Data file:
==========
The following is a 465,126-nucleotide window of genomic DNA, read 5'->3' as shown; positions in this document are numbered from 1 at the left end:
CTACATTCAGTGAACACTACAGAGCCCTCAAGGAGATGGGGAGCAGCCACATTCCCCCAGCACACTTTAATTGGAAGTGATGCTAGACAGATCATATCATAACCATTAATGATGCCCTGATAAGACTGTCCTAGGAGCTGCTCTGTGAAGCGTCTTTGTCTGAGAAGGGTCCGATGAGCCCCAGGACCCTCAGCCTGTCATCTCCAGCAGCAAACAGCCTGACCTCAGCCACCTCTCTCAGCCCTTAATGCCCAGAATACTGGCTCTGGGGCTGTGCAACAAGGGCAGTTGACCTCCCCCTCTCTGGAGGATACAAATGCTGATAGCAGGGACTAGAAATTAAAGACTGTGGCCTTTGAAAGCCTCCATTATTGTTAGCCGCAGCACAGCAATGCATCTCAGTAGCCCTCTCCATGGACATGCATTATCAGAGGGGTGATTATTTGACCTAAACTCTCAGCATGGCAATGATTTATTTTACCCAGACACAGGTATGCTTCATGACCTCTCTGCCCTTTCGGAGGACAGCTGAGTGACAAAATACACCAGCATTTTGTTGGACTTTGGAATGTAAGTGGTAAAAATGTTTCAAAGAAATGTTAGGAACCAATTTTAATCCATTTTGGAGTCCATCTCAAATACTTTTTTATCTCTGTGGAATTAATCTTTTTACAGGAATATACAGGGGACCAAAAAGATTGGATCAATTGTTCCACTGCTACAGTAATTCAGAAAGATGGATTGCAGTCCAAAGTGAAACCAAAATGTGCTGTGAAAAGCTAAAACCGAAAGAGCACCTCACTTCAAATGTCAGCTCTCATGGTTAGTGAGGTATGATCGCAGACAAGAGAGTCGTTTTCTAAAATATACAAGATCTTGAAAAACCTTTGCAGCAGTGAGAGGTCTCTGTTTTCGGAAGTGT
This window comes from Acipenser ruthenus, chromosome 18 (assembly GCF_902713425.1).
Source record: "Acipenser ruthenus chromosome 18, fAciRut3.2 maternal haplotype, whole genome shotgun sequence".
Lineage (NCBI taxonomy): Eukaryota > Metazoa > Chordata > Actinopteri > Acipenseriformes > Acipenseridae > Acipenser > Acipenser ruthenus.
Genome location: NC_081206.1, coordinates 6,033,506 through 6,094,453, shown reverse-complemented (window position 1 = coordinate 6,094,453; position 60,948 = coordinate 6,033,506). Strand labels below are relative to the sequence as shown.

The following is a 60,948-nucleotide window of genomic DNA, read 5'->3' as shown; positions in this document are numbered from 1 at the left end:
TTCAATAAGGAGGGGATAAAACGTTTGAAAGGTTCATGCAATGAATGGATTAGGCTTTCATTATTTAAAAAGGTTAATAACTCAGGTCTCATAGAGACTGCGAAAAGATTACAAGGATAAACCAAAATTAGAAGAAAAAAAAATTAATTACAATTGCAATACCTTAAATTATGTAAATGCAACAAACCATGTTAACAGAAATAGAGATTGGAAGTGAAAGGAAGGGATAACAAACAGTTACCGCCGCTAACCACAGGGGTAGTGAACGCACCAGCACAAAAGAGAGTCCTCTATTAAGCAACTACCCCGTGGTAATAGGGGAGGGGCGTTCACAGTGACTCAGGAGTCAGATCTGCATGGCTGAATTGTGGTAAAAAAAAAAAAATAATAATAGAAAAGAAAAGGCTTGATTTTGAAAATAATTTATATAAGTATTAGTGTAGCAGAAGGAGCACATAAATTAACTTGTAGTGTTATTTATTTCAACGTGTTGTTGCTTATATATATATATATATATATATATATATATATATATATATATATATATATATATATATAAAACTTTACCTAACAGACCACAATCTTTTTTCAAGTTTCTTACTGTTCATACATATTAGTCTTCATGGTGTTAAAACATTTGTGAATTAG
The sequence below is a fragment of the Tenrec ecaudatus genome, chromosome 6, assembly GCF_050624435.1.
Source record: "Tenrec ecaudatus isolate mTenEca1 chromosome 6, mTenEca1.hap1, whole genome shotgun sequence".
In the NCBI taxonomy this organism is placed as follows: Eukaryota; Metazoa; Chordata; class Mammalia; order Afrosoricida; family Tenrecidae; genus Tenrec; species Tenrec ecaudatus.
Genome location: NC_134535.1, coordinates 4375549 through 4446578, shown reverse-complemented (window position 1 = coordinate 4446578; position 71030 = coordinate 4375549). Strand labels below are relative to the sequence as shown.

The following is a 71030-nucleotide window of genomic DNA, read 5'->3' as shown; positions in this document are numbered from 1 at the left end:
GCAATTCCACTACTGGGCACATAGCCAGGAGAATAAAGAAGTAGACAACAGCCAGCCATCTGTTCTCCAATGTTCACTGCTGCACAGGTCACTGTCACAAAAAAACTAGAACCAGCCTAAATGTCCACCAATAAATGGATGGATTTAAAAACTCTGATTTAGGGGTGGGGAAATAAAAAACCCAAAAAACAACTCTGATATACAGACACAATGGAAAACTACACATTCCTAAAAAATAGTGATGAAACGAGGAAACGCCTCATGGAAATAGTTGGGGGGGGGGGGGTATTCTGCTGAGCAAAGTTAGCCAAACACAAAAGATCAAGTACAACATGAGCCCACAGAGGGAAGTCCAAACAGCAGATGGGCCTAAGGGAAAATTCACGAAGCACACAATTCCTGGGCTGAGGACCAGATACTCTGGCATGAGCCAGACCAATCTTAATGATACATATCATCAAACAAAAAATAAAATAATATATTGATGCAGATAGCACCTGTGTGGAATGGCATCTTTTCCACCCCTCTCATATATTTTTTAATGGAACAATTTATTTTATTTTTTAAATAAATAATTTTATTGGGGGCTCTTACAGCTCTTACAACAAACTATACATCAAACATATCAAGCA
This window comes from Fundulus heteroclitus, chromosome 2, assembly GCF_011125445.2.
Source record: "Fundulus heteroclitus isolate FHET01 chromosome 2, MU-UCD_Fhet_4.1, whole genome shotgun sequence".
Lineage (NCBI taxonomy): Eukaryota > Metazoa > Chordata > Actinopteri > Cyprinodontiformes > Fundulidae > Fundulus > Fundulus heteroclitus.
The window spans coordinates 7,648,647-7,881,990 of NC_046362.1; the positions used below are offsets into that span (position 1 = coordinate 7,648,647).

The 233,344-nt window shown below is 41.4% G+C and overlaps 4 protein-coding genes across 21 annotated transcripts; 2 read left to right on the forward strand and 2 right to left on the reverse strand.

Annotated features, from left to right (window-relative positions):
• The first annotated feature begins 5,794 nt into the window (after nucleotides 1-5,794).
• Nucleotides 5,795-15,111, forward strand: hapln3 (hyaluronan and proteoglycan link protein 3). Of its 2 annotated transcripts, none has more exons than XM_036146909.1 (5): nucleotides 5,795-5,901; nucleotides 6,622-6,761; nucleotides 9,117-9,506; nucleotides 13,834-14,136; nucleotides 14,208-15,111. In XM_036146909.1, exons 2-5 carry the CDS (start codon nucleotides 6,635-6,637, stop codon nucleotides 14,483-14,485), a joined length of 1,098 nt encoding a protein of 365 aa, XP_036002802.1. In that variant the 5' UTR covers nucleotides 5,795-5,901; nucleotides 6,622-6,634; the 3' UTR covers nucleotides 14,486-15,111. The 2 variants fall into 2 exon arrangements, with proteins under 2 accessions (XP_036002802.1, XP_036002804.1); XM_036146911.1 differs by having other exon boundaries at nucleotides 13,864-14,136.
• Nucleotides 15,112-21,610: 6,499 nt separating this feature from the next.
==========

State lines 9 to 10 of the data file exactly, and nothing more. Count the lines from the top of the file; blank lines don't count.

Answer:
The sequence below is a fragment of the Tenrec ecaudatus genome, chromosome 6, assembly GCF_050624435.1.
Source record: "Tenrec ecaudatus isolate mTenEca1 chromosome 6, mTenEca1.hap1, whole genome shotgun sequence".